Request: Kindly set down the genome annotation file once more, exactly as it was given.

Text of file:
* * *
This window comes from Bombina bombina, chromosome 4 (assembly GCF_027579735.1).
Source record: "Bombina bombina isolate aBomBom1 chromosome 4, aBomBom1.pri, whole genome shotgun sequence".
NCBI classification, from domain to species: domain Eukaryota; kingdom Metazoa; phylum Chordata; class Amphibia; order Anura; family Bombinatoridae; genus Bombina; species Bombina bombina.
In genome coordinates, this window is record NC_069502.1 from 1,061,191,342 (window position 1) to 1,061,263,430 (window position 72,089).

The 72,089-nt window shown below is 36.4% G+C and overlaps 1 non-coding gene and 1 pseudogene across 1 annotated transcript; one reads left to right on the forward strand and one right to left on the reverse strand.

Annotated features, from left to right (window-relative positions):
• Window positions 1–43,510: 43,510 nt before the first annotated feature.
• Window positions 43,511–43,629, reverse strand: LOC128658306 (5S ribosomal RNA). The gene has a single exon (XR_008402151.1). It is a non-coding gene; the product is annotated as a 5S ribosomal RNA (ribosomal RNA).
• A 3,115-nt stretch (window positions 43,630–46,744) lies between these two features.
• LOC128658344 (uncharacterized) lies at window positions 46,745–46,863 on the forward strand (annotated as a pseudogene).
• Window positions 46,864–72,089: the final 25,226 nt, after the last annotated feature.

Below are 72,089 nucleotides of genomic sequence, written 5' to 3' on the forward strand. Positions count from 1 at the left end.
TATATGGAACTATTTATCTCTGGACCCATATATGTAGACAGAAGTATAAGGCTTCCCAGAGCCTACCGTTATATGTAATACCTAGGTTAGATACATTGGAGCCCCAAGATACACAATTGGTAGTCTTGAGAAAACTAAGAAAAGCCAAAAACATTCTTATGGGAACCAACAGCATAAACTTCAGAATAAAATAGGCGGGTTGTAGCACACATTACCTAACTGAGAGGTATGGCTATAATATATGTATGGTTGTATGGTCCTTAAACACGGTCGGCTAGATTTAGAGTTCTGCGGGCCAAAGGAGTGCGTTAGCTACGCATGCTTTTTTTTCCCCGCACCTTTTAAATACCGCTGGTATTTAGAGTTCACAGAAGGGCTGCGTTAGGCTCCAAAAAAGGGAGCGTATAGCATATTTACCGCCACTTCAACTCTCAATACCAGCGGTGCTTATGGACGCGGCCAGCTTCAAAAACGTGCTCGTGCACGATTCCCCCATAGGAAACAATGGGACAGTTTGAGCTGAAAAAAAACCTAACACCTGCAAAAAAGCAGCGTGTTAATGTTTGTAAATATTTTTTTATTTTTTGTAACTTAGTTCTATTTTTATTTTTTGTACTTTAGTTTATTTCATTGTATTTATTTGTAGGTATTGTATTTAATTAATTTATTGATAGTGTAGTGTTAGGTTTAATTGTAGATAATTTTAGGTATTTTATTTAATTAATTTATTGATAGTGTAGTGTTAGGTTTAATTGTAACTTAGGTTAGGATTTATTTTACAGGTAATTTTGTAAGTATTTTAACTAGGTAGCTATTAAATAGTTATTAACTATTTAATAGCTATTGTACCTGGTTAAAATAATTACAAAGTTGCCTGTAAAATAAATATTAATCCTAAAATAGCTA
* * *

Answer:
This window comes from Bombina bombina, chromosome 4 (assembly GCF_027579735.1).
Source record: "Bombina bombina isolate aBomBom1 chromosome 4, aBomBom1.pri, whole genome shotgun sequence".
NCBI classification, from domain to species: domain Eukaryota; kingdom Metazoa; phylum Chordata; class Amphibia; order Anura; family Bombinatoridae; genus Bombina; species Bombina bombina.
In genome coordinates, this window is record NC_069502.1 from 1,061,191,342 (window position 1) to 1,061,263,430 (window position 72,089).

The 72,089-nt window shown below is 36.4% G+C and overlaps 1 non-coding gene and 1 pseudogene across 1 annotated transcript; one reads left to right on the forward strand and one right to left on the reverse strand.

Annotated features, from left to right (window-relative positions):
• Window positions 1–43,510: 43,510 nt before the first annotated feature.
• Window positions 43,511–43,629, reverse strand: LOC128658306 (5S ribosomal RNA). The gene has a single exon (XR_008402151.1). It is a non-coding gene; the product is annotated as a 5S ribosomal RNA (ribosomal RNA).
• A 3,115-nt stretch (window positions 43,630–46,744) lies between these two features.
• LOC128658344 (uncharacterized) lies at window positions 46,745–46,863 on the forward strand (annotated as a pseudogene).
• Window positions 46,864–72,089: the final 25,226 nt, after the last annotated feature.

Below are 72,089 nucleotides of genomic sequence, written 5' to 3' on the forward strand. Positions count from 1 at the left end.
TATATGGAACTATTTATCTCTGGACCCATATATGTAGACAGAAGTATAAGGCTTCCCAGAGCCTACCGTTATATGTAATACCTAGGTTAGATACATTGGAGCCCCAAGATACACAATTGGTAGTCTTGAGAAAACTAAGAAAAGCCAAAAACATTCTTATGGGAACCAACAGCATAAACTTCAGAATAAAATAGGCGGGTTGTAGCACACATTACCTAACTGAGAGGTATGGCTATAATATATGTATGGTTGTATGGTCCTTAAACACGGTCGGCTAGATTTAGAGTTCTGCGGGCCAAAGGAGTGCGTTAGCTACGCATGCTTTTTTTTCCCCGCACCTTTTAAATACCGCTGGTATTTAGAGTTCACAGAAGGGCTGCGTTAGGCTCCAAAAAAGGGAGCGTATAGCATATTTACCGCCACTTCAACTCTCAATACCAGCGGTGCTTATGGACGCGGCCAGCTTCAAAAACGTGCTCGTGCACGATTCCCCCATAGGAAACAATGGGACAGTTTGAGCTGAAAAAAAACCTAACACCTGCAAAAAAGCAGCGTGTTAATGTTTGTAAATATTTTTTTATTTTTTGTAACTTAGTTCTATTTTTATTTTTTGTACTTTAGTTTATTTCATTGTATTTATTTGTAGGTATTGTATTTAATTAATTTATTGATAGTGTAGTGTTAGGTTTAATTGTAGATAATTTTAGGTATTTTATTTAATTAATTTATTGATAGTGTAGTGTTAGGTTTAATTGTAACTTAGGTTAGGATTTATTTTACAGGTAATTTTGTAAGTATTTTAACTAGGTAGCTATTAAATAGTTATTAACTATTTAATAGCTATTGTACCTGGTTAAAATAATTACAAAGTTGCCTGTAAAATAAATATTAATCCTAAAATAGCTA